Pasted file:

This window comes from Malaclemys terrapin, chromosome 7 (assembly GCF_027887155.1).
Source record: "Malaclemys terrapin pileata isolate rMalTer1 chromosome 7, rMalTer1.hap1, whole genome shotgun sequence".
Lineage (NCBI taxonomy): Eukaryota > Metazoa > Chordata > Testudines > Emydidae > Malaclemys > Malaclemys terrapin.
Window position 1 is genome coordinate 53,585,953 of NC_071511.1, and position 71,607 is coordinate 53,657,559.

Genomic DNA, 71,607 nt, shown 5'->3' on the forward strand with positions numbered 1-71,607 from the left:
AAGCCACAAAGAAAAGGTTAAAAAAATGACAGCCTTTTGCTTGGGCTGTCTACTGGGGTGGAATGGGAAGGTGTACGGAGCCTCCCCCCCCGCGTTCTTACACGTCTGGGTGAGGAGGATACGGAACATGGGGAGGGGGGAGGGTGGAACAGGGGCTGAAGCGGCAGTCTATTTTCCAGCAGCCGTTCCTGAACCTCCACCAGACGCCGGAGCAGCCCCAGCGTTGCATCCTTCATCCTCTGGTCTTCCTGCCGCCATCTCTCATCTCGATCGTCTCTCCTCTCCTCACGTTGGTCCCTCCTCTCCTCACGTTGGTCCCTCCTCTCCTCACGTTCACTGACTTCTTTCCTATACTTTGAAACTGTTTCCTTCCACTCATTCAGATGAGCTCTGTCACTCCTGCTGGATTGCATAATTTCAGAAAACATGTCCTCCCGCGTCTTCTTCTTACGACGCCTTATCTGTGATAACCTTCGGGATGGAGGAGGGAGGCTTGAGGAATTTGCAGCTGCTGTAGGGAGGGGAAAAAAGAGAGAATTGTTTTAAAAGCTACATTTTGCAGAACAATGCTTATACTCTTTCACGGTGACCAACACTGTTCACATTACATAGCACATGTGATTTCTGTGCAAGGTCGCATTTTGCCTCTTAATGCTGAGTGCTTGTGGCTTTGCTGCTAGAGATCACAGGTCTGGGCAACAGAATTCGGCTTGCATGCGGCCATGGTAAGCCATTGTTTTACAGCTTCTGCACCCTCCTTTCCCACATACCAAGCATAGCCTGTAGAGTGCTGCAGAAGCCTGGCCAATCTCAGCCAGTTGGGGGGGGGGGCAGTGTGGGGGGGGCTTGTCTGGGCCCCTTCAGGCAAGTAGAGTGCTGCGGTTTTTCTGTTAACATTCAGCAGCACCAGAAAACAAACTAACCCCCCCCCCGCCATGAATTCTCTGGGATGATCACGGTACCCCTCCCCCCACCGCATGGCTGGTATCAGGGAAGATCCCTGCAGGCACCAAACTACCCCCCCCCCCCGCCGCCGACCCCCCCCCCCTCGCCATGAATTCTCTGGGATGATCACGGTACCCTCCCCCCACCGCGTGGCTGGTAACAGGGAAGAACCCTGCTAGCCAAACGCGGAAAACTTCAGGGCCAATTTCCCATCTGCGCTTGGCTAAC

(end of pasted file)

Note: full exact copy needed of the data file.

This window comes from Malaclemys terrapin, chromosome 7 (assembly GCF_027887155.1).
Source record: "Malaclemys terrapin pileata isolate rMalTer1 chromosome 7, rMalTer1.hap1, whole genome shotgun sequence".
Lineage (NCBI taxonomy): Eukaryota > Metazoa > Chordata > Testudines > Emydidae > Malaclemys > Malaclemys terrapin.
Window position 1 is genome coordinate 53,585,953 of NC_071511.1, and position 71,607 is coordinate 53,657,559.

Genomic DNA, 71,607 nt, shown 5'->3' on the forward strand with positions numbered 1-71,607 from the left:
AAGCCACAAAGAAAAGGTTAAAAAAATGACAGCCTTTTGCTTGGGCTGTCTACTGGGGTGGAATGGGAAGGTGTACGGAGCCTCCCCCCCCGCGTTCTTACACGTCTGGGTGAGGAGGATACGGAACATGGGGAGGGGGGAGGGTGGAACAGGGGCTGAAGCGGCAGTCTATTTTCCAGCAGCCGTTCCTGAACCTCCACCAGACGCCGGAGCAGCCCCAGCGTTGCATCCTTCATCCTCTGGTCTTCCTGCCGCCATCTCTCATCTCGATCGTCTCTCCTCTCCTCACGTTGGTCCCTCCTCTCCTCACGTTGGTCCCTCCTCTCCTCACGTTCACTGACTTCTTTCCTATACTTTGAAACTGTTTCCTTCCACTCATTCAGATGAGCTCTGTCACTCCTGCTGGATTGCATAATTTCAGAAAACATGTCCTCCCGCGTCTTCTTCTTACGACGCCTTATCTGTGATAACCTTCGGGATGGAGGAGGGAGGCTTGAGGAATTTGCAGCTGCTGTAGGGAGGGGAAAAAAGAGAGAATTGTTTTAAAAGCTACATTTTGCAGAACAATGCTTATACTCTTTCACGGTGACCAACACTGTTCACATTACATAGCACATGTGATTTCTGTGCAAGGTCGCATTTTGCCTCTTAATGCTGAGTGCTTGTGGCTTTGCTGCTAGAGATCACAGGTCTGGGCAACAGAATTCGGCTTGCATGCGGCCATGGTAAGCCATTGTTTTACAGCTTCTGCACCCTCCTTTCCCACATACCAAGCATAGCCTGTAGAGTGCTGCAGAAGCCTGGCCAATCTCAGCCAGTTGGGGGGGGGGGCAGTGTGGGGGGGGCTTGTCTGGGCCCCTTCAGGCAAGTAGAGTGCTGCGGTTTTTCTGTTAACATTCAGCAGCACCAGAAAACAAACTAACCCCCCCCCCGCCATGAATTCTCTGGGATGATCACGGTACCCCTCCCCCCACCGCATGGCTGGTATCAGGGAAGATCCCTGCAGGCACCAAACTACCCCCCCCCCCCGCCGCCGACCCCCCCCCCCTCGCCATGAATTCTCTGGGATGATCACGGTACCCTCCCCCCACCGCGTGGCTGGTAACAGGGAAGAACCCTGCTAGCCAAACGCGGAAAACTTCAGGGCCAATTTCCCATCTGCGCTTGGCTAAC